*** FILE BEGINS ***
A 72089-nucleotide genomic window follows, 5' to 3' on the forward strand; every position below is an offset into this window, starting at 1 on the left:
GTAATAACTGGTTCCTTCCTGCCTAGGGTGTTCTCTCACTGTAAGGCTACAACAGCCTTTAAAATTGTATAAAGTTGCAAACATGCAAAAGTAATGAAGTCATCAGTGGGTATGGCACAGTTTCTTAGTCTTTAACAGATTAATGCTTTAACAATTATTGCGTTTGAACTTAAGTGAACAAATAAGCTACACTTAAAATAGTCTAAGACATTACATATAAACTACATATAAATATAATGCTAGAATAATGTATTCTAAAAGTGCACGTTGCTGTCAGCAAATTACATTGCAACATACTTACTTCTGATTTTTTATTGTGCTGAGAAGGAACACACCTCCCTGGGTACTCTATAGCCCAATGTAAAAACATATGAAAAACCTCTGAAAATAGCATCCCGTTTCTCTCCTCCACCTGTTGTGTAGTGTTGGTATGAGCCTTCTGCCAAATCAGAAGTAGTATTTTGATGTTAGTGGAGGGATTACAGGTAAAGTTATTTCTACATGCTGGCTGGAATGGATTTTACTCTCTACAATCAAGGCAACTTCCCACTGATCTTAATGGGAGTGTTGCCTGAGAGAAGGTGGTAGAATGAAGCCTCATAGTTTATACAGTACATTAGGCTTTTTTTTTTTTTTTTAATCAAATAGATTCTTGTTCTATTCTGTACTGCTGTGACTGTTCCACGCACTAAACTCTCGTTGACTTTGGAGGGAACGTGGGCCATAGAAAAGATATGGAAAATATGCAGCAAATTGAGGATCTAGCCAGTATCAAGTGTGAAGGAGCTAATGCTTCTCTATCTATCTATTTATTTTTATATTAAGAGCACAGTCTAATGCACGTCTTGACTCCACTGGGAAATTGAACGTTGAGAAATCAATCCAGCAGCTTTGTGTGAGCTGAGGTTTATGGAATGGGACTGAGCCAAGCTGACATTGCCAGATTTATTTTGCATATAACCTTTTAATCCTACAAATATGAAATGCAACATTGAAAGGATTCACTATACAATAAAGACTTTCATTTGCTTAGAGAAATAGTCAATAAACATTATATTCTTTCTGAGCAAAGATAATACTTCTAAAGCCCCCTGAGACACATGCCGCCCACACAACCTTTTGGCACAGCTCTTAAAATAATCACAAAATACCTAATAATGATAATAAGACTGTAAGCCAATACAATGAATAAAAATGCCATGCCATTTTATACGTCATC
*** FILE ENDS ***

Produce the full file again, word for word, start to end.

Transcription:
A 72089-nucleotide genomic window follows, 5' to 3' on the forward strand; every position below is an offset into this window, starting at 1 on the left:
GTAATAACTGGTTCCTTCCTGCCTAGGGTGTTCTCTCACTGTAAGGCTACAACAGCCTTTAAAATTGTATAAAGTTGCAAACATGCAAAAGTAATGAAGTCATCAGTGGGTATGGCACAGTTTCTTAGTCTTTAACAGATTAATGCTTTAACAATTATTGCGTTTGAACTTAAGTGAACAAATAAGCTACACTTAAAATAGTCTAAGACATTACATATAAACTACATATAAATATAATGCTAGAATAATGTATTCTAAAAGTGCACGTTGCTGTCAGCAAATTACATTGCAACATACTTACTTCTGATTTTTTATTGTGCTGAGAAGGAACACACCTCCCTGGGTACTCTATAGCCCAATGTAAAAACATATGAAAAACCTCTGAAAATAGCATCCCGTTTCTCTCCTCCACCTGTTGTGTAGTGTTGGTATGAGCCTTCTGCCAAATCAGAAGTAGTATTTTGATGTTAGTGGAGGGATTACAGGTAAAGTTATTTCTACATGCTGGCTGGAATGGATTTTACTCTCTACAATCAAGGCAACTTCCCACTGATCTTAATGGGAGTGTTGCCTGAGAGAAGGTGGTAGAATGAAGCCTCATAGTTTATACAGTACATTAGGCTTTTTTTTTTTTTTTTAATCAAATAGATTCTTGTTCTATTCTGTACTGCTGTGACTGTTCCACGCACTAAACTCTCGTTGACTTTGGAGGGAACGTGGGCCATAGAAAAGATATGGAAAATATGCAGCAAATTGAGGATCTAGCCAGTATCAAGTGTGAAGGAGCTAATGCTTCTCTATCTATCTATTTATTTTTATATTAAGAGCACAGTCTAATGCACGTCTTGACTCCACTGGGAAATTGAACGTTGAGAAATCAATCCAGCAGCTTTGTGTGAGCTGAGGTTTATGGAATGGGACTGAGCCAAGCTGACATTGCCAGATTTATTTTGCATATAACCTTTTAATCCTACAAATATGAAATGCAACATTGAAAGGATTCACTATACAATAAAGACTTTCATTTGCTTAGAGAAATAGTCAATAAACATTATATTCTTTCTGAGCAAAGATAATACTTCTAAAGCCCCCTGAGACACATGCCGCCCACACAACCTTTTGGCACAGCTCTTAAAATAATCACAAAATACCTAATAATGATAATAAGACTGTAAGCCAATACAATGAATAAAAATGCCATGCCATTTTATACGTCATC